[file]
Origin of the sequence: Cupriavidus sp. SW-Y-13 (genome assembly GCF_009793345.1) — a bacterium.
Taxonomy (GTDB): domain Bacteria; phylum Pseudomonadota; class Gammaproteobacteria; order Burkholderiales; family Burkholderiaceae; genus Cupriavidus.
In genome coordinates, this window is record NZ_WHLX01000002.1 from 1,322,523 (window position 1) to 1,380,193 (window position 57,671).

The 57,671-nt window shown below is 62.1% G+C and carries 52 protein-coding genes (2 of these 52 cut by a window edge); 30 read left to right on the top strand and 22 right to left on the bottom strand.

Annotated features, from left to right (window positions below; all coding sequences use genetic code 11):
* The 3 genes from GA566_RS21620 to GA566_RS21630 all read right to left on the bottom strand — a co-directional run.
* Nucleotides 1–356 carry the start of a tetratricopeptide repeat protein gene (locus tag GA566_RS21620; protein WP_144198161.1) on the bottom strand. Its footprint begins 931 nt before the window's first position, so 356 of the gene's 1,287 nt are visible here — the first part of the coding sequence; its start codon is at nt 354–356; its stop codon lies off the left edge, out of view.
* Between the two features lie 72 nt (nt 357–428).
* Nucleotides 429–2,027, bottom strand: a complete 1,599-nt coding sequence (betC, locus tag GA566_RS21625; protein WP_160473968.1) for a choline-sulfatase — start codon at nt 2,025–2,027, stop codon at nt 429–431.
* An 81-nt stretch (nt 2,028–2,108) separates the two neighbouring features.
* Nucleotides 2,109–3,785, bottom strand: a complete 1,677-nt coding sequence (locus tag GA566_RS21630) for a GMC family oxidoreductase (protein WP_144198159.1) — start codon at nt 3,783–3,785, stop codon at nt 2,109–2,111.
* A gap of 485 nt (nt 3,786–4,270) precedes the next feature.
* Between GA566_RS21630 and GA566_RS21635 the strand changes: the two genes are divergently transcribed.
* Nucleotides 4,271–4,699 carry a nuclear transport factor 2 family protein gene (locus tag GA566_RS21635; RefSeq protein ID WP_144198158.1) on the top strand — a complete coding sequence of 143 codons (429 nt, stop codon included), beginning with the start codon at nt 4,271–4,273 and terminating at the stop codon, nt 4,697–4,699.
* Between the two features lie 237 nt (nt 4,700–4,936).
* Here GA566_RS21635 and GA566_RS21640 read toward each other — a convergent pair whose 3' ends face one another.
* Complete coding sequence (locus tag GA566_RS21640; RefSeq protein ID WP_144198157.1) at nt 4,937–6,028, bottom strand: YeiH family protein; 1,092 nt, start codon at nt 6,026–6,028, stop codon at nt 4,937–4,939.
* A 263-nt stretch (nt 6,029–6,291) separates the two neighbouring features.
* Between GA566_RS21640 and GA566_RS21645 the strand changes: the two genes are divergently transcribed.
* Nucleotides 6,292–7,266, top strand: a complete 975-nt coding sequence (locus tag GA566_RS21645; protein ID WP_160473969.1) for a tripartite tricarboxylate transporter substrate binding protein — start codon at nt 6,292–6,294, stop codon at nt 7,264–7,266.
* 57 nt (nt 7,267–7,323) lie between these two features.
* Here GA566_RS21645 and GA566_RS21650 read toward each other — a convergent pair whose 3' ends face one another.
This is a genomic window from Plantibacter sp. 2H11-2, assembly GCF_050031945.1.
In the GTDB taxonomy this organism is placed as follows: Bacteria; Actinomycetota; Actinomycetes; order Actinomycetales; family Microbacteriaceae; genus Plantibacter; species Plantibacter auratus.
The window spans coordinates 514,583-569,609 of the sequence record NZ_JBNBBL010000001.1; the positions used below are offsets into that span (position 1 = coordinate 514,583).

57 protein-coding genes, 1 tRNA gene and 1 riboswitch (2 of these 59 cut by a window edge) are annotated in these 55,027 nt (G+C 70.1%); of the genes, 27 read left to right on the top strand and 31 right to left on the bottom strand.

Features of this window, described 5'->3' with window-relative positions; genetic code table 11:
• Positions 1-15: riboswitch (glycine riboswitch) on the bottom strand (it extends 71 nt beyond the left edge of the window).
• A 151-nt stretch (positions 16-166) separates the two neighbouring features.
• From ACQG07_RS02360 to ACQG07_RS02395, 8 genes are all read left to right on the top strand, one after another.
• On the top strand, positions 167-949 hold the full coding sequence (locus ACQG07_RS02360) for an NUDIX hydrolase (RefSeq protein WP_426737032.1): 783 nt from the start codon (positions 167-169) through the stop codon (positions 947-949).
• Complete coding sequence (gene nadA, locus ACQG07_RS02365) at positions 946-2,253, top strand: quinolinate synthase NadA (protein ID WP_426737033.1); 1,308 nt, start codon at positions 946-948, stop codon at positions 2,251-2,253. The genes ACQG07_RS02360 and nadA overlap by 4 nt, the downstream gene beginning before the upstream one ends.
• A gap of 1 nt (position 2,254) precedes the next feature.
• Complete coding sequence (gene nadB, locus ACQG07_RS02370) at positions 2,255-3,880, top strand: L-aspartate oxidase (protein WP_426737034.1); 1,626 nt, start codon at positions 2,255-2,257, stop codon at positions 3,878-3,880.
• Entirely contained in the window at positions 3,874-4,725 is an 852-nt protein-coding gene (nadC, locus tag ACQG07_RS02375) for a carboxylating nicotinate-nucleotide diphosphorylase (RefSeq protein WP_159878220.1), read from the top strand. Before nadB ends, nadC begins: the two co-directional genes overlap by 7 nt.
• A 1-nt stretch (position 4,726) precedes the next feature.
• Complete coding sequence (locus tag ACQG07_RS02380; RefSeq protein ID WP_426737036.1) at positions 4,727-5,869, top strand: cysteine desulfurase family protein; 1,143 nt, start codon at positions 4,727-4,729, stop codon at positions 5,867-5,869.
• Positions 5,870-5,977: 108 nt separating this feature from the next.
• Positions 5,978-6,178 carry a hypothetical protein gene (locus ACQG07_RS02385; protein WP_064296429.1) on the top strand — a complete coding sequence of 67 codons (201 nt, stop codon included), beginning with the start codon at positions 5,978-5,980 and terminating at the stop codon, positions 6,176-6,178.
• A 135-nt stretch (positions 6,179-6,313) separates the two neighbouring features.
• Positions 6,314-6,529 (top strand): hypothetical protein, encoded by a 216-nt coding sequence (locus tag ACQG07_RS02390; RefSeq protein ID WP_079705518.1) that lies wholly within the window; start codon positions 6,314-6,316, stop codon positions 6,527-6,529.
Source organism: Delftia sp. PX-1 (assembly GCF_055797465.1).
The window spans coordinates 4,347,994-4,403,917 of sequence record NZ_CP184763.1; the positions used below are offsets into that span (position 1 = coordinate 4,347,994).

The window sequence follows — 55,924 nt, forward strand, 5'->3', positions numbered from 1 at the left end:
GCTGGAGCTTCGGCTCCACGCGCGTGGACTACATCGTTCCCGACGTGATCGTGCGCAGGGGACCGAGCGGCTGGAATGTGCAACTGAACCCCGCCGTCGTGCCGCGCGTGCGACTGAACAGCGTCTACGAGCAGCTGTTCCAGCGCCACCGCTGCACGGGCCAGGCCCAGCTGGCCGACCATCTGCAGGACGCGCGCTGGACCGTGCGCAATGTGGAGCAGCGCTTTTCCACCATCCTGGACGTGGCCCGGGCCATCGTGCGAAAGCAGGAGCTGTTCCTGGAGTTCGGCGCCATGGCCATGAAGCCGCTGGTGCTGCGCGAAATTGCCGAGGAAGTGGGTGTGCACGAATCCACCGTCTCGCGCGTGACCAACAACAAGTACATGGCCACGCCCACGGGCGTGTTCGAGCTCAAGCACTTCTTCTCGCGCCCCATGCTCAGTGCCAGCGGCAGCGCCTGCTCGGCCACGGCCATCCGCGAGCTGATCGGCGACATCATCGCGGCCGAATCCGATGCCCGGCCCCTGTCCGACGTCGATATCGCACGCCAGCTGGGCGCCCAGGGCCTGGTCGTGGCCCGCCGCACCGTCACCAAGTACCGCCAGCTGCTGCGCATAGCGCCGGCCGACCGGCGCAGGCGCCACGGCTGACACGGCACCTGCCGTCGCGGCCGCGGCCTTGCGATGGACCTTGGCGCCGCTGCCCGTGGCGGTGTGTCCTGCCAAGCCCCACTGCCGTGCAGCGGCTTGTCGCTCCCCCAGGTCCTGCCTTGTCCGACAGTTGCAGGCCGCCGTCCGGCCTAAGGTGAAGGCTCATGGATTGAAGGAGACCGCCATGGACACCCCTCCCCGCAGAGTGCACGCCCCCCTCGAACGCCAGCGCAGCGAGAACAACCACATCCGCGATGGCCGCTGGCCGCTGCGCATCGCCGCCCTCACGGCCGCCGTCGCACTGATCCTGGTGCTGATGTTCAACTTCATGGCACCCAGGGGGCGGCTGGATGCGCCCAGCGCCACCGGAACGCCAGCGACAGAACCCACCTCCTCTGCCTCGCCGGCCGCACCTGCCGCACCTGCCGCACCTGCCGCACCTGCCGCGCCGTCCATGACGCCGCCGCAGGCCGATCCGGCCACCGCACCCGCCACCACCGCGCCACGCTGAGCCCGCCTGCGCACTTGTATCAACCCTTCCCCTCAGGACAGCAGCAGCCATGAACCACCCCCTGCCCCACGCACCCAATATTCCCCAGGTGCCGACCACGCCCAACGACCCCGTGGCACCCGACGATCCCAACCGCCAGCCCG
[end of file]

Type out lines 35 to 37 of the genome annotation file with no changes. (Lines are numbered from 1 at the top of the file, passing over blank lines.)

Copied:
• Entirely contained in the window at positions 3,874-4,725 is an 852-nt protein-coding gene (nadC, locus tag ACQG07_RS02375) for a carboxylating nicotinate-nucleotide diphosphorylase (RefSeq protein WP_159878220.1), read from the top strand. Before nadB ends, nadC begins: the two co-directional genes overlap by 7 nt.
• A 1-nt stretch (position 4,726) precedes the next feature.
• Complete coding sequence (locus tag ACQG07_RS02380; RefSeq protein ID WP_426737036.1) at positions 4,727-5,869, top strand: cysteine desulfurase family protein; 1,143 nt, start codon at positions 4,727-4,729, stop codon at positions 5,867-5,869.